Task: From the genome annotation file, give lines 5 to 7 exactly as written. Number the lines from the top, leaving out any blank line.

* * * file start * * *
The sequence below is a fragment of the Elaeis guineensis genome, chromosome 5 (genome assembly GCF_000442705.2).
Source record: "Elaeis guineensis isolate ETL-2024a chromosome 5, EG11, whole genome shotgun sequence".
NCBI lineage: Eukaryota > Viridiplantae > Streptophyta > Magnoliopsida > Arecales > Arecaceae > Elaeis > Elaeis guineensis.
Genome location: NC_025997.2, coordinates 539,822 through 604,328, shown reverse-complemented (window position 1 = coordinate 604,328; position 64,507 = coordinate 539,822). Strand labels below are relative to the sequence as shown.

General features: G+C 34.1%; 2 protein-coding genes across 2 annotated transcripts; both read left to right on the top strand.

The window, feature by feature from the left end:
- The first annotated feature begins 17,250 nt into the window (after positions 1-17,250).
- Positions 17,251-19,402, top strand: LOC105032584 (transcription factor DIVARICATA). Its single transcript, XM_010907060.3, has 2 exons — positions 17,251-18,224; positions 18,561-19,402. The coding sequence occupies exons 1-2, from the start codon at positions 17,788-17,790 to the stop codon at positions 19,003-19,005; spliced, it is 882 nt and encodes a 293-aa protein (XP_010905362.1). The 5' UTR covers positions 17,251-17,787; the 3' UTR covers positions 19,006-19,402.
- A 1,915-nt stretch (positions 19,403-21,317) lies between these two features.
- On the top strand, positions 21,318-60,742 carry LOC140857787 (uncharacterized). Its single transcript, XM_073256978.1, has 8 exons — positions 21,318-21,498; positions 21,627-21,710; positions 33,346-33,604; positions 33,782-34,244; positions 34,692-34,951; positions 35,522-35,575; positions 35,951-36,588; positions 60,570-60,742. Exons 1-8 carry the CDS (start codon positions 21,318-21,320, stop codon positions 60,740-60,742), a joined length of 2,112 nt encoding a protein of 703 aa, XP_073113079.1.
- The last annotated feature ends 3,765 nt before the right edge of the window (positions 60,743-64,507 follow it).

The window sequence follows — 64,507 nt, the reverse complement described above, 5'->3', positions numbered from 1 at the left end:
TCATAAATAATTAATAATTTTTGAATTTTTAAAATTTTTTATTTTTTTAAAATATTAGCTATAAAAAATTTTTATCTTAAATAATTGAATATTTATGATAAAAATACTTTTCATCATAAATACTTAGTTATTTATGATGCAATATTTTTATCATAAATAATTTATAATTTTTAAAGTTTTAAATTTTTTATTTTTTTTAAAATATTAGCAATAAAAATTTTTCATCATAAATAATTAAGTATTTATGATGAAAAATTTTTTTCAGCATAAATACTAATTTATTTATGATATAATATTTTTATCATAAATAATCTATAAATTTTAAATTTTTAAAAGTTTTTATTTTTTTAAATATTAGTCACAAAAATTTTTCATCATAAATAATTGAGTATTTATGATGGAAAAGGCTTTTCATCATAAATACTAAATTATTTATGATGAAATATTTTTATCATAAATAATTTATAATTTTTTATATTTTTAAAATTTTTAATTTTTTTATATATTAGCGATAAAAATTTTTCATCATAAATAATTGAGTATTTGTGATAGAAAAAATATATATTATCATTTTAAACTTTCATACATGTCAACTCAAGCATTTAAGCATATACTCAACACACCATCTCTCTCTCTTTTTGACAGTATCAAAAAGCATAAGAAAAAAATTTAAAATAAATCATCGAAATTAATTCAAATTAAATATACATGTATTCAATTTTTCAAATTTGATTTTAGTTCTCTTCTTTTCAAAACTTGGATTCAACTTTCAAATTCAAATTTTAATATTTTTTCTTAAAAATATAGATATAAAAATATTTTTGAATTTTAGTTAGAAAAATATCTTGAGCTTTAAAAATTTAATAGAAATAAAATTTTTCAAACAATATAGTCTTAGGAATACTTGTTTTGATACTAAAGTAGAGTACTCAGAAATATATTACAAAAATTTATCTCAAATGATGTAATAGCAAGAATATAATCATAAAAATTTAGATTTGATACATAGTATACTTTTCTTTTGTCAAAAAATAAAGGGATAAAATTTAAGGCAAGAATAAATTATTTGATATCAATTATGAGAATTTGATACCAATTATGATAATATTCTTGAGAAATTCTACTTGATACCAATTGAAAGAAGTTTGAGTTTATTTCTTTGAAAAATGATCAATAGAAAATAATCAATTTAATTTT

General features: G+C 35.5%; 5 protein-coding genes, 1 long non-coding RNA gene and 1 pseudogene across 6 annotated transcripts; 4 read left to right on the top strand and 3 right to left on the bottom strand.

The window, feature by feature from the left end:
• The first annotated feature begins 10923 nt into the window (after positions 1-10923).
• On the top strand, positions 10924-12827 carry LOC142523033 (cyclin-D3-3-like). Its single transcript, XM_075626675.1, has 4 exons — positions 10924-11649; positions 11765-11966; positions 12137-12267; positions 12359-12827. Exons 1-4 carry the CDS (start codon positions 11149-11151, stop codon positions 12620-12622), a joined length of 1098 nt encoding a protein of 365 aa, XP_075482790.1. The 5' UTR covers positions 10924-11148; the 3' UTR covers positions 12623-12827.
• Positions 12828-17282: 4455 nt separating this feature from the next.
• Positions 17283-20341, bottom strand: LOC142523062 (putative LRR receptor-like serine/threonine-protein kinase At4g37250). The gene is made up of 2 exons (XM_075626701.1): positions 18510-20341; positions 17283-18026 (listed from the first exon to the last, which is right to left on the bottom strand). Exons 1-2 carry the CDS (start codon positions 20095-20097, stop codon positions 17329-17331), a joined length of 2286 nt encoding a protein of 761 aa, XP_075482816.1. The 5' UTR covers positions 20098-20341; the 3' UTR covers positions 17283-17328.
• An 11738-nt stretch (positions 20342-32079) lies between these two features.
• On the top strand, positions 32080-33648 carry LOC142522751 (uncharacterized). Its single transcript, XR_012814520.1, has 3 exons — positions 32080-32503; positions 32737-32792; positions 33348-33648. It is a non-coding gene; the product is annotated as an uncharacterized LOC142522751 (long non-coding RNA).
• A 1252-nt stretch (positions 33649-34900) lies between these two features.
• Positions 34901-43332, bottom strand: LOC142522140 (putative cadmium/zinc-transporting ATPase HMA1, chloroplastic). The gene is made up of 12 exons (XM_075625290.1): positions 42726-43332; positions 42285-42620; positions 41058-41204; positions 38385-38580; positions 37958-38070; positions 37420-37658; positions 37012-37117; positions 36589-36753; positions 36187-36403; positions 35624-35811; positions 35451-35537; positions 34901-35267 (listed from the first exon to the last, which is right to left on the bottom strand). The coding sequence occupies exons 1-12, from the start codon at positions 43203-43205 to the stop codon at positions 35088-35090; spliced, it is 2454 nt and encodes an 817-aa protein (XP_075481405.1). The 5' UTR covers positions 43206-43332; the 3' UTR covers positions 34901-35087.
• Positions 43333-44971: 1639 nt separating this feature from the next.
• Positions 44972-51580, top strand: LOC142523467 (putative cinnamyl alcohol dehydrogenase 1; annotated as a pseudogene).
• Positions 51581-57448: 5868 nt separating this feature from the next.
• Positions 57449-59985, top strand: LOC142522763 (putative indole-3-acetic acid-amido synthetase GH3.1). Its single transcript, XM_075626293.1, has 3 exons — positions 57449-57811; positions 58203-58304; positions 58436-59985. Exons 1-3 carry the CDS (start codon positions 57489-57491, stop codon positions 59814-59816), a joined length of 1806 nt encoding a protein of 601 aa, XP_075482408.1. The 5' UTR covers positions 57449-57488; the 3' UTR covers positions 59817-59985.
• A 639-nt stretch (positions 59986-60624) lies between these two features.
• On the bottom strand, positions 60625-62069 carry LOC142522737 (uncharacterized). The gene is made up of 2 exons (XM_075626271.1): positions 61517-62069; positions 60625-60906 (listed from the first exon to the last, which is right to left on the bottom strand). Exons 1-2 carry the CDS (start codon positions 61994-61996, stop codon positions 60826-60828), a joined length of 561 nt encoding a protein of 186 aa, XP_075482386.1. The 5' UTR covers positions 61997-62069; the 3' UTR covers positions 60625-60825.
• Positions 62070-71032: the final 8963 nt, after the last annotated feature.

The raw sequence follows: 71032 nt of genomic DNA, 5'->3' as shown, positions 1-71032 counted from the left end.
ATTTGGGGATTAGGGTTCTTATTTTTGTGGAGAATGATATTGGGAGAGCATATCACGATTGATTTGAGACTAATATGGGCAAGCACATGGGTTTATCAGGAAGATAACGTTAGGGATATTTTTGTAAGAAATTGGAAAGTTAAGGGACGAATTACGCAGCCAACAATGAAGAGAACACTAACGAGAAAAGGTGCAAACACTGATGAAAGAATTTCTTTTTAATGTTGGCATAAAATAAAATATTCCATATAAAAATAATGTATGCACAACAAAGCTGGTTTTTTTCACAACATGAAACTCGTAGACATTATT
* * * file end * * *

General features: G+C 34.1%; 2 protein-coding genes across 2 annotated transcripts; both read left to right on the top strand.

The window, feature by feature from the left end:
- The first annotated feature begins 17,250 nt into the window (after positions 1-17,250).